We also emphasize the sovereignty of God. The spirit of that statement is something called “the Halverson Benediction”: “You go no where by accident – wherever you go, God is sending you. Wherever you are, God has a purpose for you being there. Christ who lives in you by the power of the Holy Spirit has something he wants to do in you and through you wherever you are. Believe this and go in God’s grace, God’s love, and God’s power. Amen.”
We believe that the Scriptures have authority. While we appreciate, learn from, and respect what the church has confessed down through the ages (i.e. the Apostles Creed), we believe the scriptures are, by the power of the Holy Spirit, God’s unique and authoritative revelation of Jesus Christ and God’s Word.
There is not one regimented worship style for the Presbyterian Church overall. Rather, the emphasis is placed on glorifying God, the preaching of God’s Word, and responding with our lives. We enjoy singing psalms, hymns, and anthems of worship in many different styles. At Geneva we feature a service that celebrates many expressions and styles of music. If you are from a different kind of church (Baptist, Catholic, non-denominational), you are likely to find aspects of our worship service that feel familiar. Many times, couples with different denominational backgrounds find that being a Presbyterian is a good compromise.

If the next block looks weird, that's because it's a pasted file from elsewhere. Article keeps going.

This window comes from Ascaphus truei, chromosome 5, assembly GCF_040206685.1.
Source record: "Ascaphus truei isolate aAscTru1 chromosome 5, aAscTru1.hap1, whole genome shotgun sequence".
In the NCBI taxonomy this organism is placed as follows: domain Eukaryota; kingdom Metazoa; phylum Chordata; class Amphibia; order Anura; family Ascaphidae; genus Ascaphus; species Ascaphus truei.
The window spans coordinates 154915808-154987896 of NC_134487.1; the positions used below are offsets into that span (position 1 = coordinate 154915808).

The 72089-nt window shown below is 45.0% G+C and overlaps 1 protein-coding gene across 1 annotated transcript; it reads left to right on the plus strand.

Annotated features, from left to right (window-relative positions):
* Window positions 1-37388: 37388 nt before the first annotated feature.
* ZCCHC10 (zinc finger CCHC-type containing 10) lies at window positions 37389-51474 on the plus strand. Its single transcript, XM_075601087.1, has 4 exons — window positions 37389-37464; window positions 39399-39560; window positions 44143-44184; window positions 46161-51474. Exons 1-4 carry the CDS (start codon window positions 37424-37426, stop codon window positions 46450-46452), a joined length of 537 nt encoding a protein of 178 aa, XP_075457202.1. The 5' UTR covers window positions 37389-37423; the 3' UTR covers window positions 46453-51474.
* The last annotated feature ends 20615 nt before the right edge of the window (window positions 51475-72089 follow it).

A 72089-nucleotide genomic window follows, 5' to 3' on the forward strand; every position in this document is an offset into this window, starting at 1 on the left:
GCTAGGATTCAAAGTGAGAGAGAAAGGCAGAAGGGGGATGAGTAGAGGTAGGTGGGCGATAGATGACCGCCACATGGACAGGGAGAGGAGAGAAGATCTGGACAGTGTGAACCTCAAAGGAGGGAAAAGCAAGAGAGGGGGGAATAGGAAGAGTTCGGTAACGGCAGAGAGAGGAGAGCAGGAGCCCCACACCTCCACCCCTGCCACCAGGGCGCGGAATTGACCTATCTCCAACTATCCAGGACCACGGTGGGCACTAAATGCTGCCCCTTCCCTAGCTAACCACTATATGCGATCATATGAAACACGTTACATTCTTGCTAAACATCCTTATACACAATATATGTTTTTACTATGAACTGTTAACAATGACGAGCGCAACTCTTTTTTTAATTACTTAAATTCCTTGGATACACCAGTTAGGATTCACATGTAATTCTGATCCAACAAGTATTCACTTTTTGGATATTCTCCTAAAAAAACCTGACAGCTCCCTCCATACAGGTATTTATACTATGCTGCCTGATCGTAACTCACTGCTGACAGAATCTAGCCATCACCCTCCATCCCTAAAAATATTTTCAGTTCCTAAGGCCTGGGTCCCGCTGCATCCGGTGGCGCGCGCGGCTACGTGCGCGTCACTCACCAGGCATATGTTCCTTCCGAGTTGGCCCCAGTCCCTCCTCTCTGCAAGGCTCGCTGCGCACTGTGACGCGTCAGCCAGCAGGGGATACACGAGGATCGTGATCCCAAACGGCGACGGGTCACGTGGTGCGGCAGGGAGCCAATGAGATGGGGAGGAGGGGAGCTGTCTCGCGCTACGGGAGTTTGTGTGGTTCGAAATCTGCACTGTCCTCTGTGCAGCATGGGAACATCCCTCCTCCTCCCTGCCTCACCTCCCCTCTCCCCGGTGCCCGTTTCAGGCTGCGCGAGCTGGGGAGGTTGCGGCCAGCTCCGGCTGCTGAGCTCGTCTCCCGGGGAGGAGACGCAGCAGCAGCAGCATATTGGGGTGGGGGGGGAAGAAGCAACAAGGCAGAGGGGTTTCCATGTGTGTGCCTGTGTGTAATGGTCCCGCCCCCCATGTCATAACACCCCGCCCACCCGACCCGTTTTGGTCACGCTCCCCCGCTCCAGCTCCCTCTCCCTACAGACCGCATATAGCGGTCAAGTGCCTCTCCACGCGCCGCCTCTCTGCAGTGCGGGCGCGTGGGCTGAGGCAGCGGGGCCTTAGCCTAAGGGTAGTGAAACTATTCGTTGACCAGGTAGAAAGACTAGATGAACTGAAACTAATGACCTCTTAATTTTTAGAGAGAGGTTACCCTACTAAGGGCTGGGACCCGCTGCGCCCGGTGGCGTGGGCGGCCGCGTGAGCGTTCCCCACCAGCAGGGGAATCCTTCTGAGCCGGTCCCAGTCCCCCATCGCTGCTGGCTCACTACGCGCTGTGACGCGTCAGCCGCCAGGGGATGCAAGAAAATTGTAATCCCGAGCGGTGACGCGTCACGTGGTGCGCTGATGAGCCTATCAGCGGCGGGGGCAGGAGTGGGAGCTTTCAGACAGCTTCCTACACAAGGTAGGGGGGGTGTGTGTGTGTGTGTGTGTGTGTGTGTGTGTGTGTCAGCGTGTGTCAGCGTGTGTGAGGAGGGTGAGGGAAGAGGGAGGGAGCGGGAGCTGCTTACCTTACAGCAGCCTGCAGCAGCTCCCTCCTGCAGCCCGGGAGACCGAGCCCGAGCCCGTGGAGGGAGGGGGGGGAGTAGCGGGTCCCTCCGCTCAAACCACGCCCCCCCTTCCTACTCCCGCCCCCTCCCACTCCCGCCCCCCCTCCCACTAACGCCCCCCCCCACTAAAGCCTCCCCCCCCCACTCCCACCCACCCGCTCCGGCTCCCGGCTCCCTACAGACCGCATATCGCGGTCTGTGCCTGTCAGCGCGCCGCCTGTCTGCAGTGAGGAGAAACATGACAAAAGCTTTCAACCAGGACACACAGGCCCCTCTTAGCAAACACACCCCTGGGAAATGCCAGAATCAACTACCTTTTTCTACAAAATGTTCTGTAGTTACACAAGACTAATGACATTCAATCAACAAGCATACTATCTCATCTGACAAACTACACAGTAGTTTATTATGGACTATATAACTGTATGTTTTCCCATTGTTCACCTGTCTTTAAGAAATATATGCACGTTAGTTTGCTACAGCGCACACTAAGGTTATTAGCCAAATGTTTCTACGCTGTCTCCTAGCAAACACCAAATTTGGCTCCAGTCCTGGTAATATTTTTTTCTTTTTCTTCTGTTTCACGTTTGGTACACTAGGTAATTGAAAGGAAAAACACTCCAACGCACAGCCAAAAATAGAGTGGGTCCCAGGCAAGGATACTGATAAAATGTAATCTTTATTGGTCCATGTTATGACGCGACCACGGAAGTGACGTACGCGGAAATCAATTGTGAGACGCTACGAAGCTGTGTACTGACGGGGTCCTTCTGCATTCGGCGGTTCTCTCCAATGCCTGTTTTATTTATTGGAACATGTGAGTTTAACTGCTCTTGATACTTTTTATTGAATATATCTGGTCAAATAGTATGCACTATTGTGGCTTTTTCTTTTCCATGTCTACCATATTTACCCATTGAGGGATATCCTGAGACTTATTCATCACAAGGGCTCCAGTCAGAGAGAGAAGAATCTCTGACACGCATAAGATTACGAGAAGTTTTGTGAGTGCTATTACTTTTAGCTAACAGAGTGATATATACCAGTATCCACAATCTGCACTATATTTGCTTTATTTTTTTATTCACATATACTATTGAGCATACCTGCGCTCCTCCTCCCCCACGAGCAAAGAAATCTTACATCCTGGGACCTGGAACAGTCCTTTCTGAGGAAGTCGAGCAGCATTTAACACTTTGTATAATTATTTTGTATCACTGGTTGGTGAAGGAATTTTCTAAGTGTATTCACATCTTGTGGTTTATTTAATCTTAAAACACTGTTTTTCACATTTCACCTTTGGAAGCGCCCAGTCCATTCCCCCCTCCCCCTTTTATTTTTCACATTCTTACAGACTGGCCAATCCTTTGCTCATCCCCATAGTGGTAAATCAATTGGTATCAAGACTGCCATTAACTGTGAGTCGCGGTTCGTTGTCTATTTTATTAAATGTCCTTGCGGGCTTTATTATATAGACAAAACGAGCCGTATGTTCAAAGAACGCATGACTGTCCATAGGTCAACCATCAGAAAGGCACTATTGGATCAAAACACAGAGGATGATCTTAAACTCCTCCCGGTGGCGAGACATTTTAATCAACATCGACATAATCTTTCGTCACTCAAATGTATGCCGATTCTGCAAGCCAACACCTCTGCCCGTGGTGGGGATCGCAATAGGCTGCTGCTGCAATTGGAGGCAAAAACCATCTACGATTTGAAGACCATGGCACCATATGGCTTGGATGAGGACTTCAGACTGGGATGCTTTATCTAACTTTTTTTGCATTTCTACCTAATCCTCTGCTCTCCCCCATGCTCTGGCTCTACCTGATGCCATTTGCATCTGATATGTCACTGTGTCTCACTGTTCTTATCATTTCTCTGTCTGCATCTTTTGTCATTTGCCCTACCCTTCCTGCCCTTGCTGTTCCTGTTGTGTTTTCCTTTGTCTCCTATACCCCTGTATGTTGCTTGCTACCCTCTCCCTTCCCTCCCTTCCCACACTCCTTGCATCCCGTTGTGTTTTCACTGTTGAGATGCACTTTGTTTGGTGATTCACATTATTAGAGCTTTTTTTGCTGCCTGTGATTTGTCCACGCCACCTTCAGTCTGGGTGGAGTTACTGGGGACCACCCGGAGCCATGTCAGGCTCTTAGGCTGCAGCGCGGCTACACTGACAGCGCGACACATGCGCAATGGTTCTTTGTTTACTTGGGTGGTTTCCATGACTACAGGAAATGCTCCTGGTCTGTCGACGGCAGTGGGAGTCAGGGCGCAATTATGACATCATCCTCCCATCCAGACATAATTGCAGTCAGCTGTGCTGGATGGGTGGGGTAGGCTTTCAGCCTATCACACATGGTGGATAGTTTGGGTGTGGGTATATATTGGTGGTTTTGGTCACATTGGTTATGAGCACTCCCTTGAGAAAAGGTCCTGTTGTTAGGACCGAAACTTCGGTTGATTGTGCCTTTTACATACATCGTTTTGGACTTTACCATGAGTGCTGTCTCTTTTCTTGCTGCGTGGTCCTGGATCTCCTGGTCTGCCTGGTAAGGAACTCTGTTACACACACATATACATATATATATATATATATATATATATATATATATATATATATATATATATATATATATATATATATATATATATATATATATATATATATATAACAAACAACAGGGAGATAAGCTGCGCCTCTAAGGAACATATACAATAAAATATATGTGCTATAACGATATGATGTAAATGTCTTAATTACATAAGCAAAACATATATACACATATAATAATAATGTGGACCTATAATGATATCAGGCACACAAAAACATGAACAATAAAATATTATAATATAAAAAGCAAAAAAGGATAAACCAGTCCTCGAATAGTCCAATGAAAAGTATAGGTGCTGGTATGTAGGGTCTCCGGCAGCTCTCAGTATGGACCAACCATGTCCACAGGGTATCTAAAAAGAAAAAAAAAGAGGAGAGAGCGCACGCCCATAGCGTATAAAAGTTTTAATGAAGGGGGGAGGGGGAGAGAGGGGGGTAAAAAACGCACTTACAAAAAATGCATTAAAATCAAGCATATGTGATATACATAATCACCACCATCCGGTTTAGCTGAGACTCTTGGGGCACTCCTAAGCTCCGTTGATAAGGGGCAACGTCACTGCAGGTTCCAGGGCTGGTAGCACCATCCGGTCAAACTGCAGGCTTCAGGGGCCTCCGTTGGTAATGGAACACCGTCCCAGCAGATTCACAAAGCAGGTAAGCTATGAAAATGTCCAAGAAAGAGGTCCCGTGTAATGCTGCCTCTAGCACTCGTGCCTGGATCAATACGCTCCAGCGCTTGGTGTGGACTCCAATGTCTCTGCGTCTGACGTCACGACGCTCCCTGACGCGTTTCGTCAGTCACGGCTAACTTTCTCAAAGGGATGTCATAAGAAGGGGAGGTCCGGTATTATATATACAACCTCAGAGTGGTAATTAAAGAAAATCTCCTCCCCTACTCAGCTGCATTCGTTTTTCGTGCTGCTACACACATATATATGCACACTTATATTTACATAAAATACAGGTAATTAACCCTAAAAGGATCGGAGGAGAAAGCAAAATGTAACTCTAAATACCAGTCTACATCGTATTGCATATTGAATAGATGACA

We also affirm education and encourage people to study on their own, as one Presbyterian theologian put it, in faith seeking understanding. We believe that learning and examining faith against our lives enables us to put faith into practice. We believe this is the best route for spiritual growth and living in a way that glorifies God. That makes our church a good place for asking and living with questions and testing our faith to understand it. We are centered on Jesus and trust God through Jesus Christ. Beyond that, we don’t insist on uniformity of beliefs and interpretations.
And we also emphasize community. We understand our faith better was we live it out with other people. At Geneva Presbyterian Church, we have a saying –
The Christian Faith Is Not A Solo Sport!
The word “Presbyterian” refers to governance by elders. (The Greek word for elder is presbuteros). Pastors are “teaching elders” and are responsible for teaching the scriptures and the faith of the church. “Ruling elders” are elected from within the congregation and are called to measure the progress of the church against the measure (or rule) of faith called for in scripture and expressed in our confessions. The primary task of elders is to lead the congregation in the way of Jesus Christ.
There are many Presbyterian denominations. While all of them have roots to the theology of Calvin and his immediate successors, there is a range of theological views within contemporary Presbyterianism. Our denomination, the PC(USA) is the largest Presbyterian denomination in the U.S., and is the most diverse. We emphasize that God is the Lord of the consciences and value education. While we encourage faith and reason, we see questions and doubts as an important pathway to discovering the depths of truth.